Scott Walker won 53% of the ballot in an election engineered by opponents of his plan to limited workers’ collective bargaining rights in the state.
More than 900,000 called for the vote after angry protests over the reforms.
Republicans have suggested the result may carry significance ahead of November’s presidential election.
The state has backed the Democrats in every election since 1988.
“Tonight’s results will echo beyond the borders of Wisconsin. Governor Walker has shown that citizens and taxpayers can fight back – and prevail – against the runaway government costs imposed by labor bosses,” Mr Romney said.
Jonny Dymond BBC News, Washington
There should be a good-sized health warning over the result of Wisconsin’s bitterly contested recall election. The lopsided campaign spending – 7-to-1 in favor of the Republicans – was peculiar to this race. The passion was peculiar to the politics that Scott Walker introduced in 2010.
But Republicans will be delighted by the result and Democrats will be downcast. Wisconsin has been Democratic territory since Ronald Reagan left office. Now it cannot be taken for granted by the Obama campaign. Momentum is important in politics, and Wisconsin’s Republican have the wind in their sails.
And remember what started all of this? Scott Walker trod where few others were prepared to go – attacking public sector unions and forcing public sector employees to yield up what looked to many to be very comfortable healthcare and pension deals.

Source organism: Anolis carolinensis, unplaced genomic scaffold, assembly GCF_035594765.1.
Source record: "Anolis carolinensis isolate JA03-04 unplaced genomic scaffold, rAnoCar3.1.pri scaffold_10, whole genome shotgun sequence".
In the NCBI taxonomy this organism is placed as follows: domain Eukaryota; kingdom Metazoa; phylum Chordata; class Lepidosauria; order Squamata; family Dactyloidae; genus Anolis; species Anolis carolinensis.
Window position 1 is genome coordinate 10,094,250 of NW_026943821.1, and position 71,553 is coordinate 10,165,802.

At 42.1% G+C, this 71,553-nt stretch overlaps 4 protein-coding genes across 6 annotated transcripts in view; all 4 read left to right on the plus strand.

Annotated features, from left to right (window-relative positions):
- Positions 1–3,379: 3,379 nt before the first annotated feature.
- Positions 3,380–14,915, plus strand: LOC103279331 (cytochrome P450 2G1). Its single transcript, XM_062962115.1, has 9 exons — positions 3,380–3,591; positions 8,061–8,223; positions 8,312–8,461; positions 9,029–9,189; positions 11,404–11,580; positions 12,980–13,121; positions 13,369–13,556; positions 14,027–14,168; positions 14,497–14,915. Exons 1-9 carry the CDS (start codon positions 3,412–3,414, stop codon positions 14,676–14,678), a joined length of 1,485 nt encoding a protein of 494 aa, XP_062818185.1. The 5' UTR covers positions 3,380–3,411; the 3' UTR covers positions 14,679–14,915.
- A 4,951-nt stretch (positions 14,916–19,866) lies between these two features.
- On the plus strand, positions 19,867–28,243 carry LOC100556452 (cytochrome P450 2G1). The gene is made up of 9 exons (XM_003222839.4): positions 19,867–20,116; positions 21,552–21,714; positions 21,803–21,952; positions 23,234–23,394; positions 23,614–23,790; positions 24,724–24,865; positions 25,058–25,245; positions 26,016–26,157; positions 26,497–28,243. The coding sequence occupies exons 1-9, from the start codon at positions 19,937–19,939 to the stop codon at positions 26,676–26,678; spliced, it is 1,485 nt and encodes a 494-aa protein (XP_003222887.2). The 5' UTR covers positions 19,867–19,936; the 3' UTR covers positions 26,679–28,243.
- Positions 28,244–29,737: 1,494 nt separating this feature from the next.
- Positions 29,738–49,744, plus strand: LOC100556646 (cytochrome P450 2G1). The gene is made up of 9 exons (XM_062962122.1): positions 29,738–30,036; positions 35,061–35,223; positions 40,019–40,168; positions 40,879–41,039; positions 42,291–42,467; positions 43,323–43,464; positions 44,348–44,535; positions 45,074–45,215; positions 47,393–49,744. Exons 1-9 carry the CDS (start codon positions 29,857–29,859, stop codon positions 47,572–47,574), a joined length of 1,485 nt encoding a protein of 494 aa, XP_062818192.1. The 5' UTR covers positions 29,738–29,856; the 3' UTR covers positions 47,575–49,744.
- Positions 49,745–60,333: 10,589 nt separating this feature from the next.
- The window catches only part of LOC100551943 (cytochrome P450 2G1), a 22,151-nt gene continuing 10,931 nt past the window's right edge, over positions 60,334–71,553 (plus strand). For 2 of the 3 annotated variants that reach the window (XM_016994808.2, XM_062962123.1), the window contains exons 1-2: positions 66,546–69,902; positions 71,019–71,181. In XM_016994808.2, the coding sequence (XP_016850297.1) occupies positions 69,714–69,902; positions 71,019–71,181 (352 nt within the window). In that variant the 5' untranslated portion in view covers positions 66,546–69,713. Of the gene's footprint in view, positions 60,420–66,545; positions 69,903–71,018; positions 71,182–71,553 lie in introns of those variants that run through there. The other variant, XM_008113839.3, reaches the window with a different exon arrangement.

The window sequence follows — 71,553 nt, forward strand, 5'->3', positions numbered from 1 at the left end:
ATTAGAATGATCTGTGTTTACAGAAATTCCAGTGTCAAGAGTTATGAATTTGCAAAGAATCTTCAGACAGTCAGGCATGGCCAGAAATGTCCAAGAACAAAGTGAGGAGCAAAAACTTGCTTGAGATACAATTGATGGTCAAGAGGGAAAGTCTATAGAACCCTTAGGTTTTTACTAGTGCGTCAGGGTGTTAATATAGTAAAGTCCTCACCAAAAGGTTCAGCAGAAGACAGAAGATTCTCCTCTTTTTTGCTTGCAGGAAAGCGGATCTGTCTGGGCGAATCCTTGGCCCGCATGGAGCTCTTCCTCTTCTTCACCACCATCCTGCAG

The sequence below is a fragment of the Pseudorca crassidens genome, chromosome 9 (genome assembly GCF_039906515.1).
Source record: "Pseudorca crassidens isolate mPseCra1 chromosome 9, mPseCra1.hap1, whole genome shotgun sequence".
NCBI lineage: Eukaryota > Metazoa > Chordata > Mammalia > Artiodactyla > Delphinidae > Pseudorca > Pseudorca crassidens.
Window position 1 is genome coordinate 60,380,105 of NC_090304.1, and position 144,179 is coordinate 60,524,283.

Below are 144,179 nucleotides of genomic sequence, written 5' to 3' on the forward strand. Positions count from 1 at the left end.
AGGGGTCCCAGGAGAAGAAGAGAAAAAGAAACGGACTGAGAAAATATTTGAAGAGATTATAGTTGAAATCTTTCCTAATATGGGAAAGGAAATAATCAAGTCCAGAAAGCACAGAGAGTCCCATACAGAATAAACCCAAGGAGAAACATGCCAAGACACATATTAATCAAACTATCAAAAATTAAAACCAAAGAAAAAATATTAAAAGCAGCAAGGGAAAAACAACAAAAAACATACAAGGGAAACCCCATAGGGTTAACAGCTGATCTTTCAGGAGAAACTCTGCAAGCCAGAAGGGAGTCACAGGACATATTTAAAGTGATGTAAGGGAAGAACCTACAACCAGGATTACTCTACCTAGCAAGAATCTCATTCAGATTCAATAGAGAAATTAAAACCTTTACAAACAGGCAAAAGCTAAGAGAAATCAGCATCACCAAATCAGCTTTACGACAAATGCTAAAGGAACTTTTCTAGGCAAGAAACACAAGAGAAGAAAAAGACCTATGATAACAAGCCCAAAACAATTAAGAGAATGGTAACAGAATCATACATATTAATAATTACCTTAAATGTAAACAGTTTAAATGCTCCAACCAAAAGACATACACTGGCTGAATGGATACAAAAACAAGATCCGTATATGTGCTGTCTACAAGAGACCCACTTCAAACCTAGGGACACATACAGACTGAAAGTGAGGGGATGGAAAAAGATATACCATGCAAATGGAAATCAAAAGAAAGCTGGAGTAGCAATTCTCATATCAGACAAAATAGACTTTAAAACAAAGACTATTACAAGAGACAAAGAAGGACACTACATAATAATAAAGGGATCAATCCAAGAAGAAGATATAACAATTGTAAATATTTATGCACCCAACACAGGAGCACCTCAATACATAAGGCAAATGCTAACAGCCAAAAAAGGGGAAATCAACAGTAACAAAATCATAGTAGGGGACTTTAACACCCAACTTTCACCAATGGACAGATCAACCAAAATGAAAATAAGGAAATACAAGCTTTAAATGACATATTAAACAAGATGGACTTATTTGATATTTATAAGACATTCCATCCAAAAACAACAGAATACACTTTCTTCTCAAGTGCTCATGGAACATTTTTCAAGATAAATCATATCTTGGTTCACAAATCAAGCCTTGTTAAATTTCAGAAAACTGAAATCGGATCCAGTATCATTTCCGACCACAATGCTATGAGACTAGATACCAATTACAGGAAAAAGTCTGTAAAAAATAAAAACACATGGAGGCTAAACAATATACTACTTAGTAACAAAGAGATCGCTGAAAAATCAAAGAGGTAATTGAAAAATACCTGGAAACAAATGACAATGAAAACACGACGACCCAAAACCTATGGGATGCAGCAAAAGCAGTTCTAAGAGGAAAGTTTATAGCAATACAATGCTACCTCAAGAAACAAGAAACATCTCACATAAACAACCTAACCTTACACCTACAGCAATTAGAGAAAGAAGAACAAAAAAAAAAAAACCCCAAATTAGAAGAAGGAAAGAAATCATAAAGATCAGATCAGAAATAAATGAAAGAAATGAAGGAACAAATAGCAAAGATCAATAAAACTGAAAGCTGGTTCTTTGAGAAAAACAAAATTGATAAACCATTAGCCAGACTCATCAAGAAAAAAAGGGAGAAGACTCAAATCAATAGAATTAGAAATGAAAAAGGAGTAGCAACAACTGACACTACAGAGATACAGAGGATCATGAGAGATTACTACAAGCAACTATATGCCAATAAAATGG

The recall election was a shot not just across Scott Walker’s bows but also those of like-minded Republican governors. It missed, and the US labor movement must wonder what comes next.
However, the BBC’s Jonny Dymond in Washington says recall elections are not the same as presidential contests, and the arguments in Wisconsin are peculiar to the state.
With almost all of the votes counted, Mr Walker had more than 53%.
“Tonight, we tell Wisconsin, we tell our country and we tell people all across the globe that voters really do want leaders who stand up and make the tough decisions,” he told supporters in his victory speech.
His Democrat challenger, Milwaukee Mayor Tom Barrett, was trailing with just over 46% and had admitted defeat.
Voter turnout in Tuesday’s election was high.
One voter, Roberta Komor of Wauwatosa, told Reuters that she had voted for Mr Barrett when he ran in 2010, but switched her vote this time, saying unions “need to learn about shared sacrifice”.
Mr Walker is only the third governor in US history to face a recall vote and the first to win.
His reform of the public sector – forcing employees to contribute more towards healthcare and pensions and stripping public sector unions of collective bargaining rights – set off a weeks of angry protests.
But he was aided by huge sums from big business and strong organization on the ground, our correspondent says.
Tom Barrett speaks to reporters after casting his ballot in Milwaukee, Wisconsin 5 June 2012
Wisconsin is seen as one of a handful of swing states that could be especially important in determining the outcome of the presidential election.
The state has voted Democratic in the last six presidential elections, and in 2008 Barack Obama carried Wisconsin with a 14% margin.
At the very least, Mr Obama can no longer take it for granted as he might have done before Tuesday’s vote, our correspondent says.